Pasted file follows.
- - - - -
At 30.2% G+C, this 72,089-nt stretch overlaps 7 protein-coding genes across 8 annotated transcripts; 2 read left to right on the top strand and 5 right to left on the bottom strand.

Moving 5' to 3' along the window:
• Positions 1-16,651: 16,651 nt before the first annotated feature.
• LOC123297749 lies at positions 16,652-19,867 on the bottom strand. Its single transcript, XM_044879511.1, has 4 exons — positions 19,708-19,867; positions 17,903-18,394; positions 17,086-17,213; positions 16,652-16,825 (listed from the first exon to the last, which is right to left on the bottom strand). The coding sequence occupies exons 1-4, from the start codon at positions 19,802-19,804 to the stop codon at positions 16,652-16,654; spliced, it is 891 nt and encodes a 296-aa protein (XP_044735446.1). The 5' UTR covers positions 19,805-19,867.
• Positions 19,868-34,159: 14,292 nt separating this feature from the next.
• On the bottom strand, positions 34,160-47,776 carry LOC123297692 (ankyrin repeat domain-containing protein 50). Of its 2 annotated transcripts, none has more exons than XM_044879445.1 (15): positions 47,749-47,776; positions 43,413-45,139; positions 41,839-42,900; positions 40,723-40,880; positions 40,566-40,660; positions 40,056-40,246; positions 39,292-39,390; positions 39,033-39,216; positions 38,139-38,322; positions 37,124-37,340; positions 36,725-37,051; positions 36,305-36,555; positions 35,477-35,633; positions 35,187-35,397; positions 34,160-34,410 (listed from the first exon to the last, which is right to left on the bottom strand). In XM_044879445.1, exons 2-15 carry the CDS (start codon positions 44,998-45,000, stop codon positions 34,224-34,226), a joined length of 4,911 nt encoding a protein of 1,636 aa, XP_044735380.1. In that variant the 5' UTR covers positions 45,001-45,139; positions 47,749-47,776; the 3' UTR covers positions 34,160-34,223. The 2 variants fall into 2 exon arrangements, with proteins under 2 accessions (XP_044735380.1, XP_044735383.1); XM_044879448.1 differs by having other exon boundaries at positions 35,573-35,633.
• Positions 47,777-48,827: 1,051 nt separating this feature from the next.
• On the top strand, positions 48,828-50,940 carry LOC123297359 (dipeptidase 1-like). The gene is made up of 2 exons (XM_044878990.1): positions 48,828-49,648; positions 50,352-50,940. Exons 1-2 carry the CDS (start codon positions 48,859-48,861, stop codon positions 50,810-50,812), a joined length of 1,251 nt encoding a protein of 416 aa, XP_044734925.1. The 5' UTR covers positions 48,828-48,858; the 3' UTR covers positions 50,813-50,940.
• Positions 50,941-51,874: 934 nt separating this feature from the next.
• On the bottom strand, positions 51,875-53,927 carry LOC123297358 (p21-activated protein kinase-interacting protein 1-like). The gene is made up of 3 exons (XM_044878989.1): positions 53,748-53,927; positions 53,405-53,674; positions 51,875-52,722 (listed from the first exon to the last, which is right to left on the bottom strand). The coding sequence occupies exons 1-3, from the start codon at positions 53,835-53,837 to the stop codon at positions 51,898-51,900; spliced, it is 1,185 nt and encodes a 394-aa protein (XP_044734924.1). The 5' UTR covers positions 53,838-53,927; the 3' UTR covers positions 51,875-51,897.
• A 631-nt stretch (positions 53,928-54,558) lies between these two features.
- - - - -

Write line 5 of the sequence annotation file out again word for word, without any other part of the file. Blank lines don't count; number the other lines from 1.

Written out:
• Positions 19,868-34,159: 14,292 nt separating this feature from the next.